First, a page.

Emilie Rusch

Mines-developed molecule improves performance of perovskite solar cells

Called EtCz3EPA, the molecule was designed, synthesized by research group of Alan Sellinger, professor of chemistry and material science
An outdoor stability testing system for perovskite modules (courtesy of Jinsong Huang)
Researchers used an outdoor stability testing system for perovskite modules to test their durability under UV radiation. (Photo courtesy of Jinsong Huang/University of North Carolina-Chapel Hill)


A new molecule discovered by Colorado School of Mines researchers has been shown to improve performance of perovskite solar cells under natural conditions. 

The findings, recently published in the journal Science, address one of the key durability challenges of the advanced solar cells, known for their high potential for significant power conversion efficiencies: While perovskites show great potential in lab tests under LED lights, the UV radiation contained within actual sunlight can weaken some of the chemical bonds within the cells, leading to faster degradation and reduced efficiency.

Alan Sellinger
Alan Sellinger, professor of chemistry and materials science at Colorado School of Mines

To tackle this issue, the research group of Alan Sellinger, professor of chemistry and material science at Colorado School of Mines, designed and synthesized a molecule called EtCz3EPA, which forms stronger bonds within the solar cells, enhancing the connection between different parts of the cells. In doing so, the molecule increases the cell’s stability and efficiency – even when exposed to UV radiation and tested outdoors. 

“This research is a true collaboration between organic synthetic chemists and solar cell device engineers working together to solve big problems,” Sellinger said. “Furthermore, the chemistry to prepare the molecule of interest in this study is relatively simple and just the tip of the iceberg.” 

Collaborators included researchers from University of North Carolina-Chapel Hill, National Renewable Energy Laboratory, University of Toledo, University of California, San Diego, and Mines.  

“The modules, installed in September 2023 and reported in this study, are the first tested in the Perovskite PV Accelerator for Commercializing Technologies (PACT) Center to demonstrate a greater than 16 percent efficiency after 35 weeks of outdoor testing and remain operational in the field,” said Laura Schelhas, deputy director of PACT and manager of the Hybrid and Nanoscale Materials Chemistry Group at NREL. “There is still work to be done as modules need to perform for years in the field; however, this is an encouraging step in the development of these materials.”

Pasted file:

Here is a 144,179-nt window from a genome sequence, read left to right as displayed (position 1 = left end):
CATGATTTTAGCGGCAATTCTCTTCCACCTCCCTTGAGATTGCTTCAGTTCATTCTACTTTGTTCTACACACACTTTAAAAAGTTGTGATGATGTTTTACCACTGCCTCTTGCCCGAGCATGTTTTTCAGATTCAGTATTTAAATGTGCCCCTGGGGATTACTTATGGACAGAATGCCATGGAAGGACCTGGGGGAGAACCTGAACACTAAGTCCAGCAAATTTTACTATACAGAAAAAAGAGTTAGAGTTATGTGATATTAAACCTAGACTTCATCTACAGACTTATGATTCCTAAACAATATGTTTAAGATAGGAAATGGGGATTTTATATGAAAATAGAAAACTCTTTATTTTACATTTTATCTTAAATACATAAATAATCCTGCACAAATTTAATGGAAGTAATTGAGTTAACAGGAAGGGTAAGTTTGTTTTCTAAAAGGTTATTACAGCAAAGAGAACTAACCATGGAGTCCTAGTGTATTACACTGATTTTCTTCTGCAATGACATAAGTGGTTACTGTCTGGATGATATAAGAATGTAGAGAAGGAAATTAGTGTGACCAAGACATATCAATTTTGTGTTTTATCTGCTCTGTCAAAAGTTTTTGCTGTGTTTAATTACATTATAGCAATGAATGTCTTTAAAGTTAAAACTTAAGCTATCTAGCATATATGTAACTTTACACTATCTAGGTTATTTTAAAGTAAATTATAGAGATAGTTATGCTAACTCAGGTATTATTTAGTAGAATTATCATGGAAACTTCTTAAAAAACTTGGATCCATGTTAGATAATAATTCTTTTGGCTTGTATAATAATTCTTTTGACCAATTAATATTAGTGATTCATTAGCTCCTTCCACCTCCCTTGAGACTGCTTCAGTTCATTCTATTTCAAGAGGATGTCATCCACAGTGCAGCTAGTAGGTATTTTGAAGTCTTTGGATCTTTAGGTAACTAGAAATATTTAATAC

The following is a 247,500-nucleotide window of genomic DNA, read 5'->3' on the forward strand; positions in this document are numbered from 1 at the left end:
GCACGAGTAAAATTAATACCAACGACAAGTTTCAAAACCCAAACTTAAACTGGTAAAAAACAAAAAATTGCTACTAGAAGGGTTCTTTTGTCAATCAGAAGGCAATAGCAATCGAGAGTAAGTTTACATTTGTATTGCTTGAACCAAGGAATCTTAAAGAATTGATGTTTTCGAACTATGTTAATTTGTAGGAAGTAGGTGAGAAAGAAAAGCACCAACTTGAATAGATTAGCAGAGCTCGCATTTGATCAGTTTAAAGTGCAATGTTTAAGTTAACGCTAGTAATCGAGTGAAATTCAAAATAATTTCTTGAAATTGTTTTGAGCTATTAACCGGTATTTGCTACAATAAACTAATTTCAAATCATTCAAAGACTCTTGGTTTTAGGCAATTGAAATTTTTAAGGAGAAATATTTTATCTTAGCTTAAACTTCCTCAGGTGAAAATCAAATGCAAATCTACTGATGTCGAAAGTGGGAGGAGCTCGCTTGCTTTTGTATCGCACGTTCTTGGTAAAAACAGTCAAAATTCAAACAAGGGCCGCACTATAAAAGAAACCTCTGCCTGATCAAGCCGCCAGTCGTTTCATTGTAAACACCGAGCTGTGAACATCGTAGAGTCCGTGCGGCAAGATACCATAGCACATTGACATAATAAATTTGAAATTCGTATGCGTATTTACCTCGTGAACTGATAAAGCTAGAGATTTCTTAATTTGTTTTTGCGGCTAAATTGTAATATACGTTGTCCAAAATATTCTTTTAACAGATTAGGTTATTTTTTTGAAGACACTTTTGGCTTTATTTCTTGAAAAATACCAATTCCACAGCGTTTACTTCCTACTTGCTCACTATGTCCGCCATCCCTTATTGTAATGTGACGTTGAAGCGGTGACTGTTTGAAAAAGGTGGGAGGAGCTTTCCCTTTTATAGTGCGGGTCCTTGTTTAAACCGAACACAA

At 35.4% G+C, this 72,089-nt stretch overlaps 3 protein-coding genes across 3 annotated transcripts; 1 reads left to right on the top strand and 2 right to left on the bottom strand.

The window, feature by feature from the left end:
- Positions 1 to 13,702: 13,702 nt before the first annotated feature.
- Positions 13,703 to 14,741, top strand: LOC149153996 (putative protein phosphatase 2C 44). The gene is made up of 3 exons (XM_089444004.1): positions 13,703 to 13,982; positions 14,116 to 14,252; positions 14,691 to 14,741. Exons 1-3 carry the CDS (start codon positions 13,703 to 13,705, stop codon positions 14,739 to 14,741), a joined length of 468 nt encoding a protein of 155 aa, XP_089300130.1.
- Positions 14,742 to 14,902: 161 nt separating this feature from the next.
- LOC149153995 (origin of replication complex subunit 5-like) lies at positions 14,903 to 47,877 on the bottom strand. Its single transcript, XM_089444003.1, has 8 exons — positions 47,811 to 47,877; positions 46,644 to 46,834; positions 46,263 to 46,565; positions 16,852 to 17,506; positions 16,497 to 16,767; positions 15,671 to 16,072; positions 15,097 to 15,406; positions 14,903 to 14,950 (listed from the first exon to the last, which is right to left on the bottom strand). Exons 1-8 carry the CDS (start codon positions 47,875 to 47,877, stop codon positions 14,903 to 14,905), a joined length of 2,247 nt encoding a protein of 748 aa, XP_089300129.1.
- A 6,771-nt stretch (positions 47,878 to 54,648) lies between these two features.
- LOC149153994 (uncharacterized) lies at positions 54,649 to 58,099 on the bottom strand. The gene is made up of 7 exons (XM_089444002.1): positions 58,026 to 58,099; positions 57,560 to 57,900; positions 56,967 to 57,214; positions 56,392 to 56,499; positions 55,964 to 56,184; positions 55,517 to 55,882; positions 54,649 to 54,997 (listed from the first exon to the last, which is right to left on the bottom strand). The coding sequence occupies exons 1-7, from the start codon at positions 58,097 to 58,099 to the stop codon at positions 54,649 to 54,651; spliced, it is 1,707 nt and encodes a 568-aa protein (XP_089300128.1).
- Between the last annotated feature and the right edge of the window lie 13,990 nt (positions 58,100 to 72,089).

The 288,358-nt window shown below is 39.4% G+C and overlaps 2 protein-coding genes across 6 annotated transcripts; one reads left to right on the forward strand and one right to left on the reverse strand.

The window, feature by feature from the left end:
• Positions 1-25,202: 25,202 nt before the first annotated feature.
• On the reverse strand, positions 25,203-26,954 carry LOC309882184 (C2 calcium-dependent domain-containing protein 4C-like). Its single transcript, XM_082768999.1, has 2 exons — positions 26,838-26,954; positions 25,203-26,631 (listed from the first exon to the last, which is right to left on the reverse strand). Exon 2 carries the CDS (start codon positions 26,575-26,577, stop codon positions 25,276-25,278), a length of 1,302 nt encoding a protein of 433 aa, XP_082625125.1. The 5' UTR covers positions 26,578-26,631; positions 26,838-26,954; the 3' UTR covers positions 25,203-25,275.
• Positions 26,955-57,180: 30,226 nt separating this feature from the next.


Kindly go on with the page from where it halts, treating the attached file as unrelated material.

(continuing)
Researchers are exploring various approaches to mitigate UV damage, such as combining EtCz3EPA with PTAA, or poly[bis(4-phenyl)-(2,4,6-trimethylphenyl)-amine], a type of organic polymer commonly used in electronic applications including solar cells, in a hybrid structure, which showed remarkable stability and performance. Devices with a combination of EtCz3EPA and PTAA exhibited nine-times-slower degradation rate. 

Hole transport materials (HTMs), which are substances used in solar cells and other electronic devices to facilitate the movement of positively charged carriers, known as “holes,” are critical components for helping to improve the efficiency, stability and longevity of perovskite solar modules, said Jinsong Huang, Louis D. Rubin Jr. Distinguished Professor in UNC-Chapel Hill’s Department of Applied Physical Sciences. The movement of these holes, along with electrons, is vital for electrical conduction in devices like solar cells. 

“Hybrid hole transport material devices are particularly important for advancing the commercialization of perovskite solar cells,” Huang said. “By addressing the stability and performance challenges of perovskite solar cells, hybrid HTM structures enable the development of more reliable and efficient solar technologies suitable for real-world applications, including large-scale solar power generation.”

Read the full study, “Strong-Bonding Hole-Transport Layers Reduce Ultraviolet Degradation of Perovskite Solar Cells, at

Emilie Rusch

Emilie Rusch

Director of Communications
About Mines
Colorado School of Mines is a public R1 research university focused on applied science and engineering, producing the talent, knowledge and innovations to serve industry and benefit society – all to create a more prosperous future.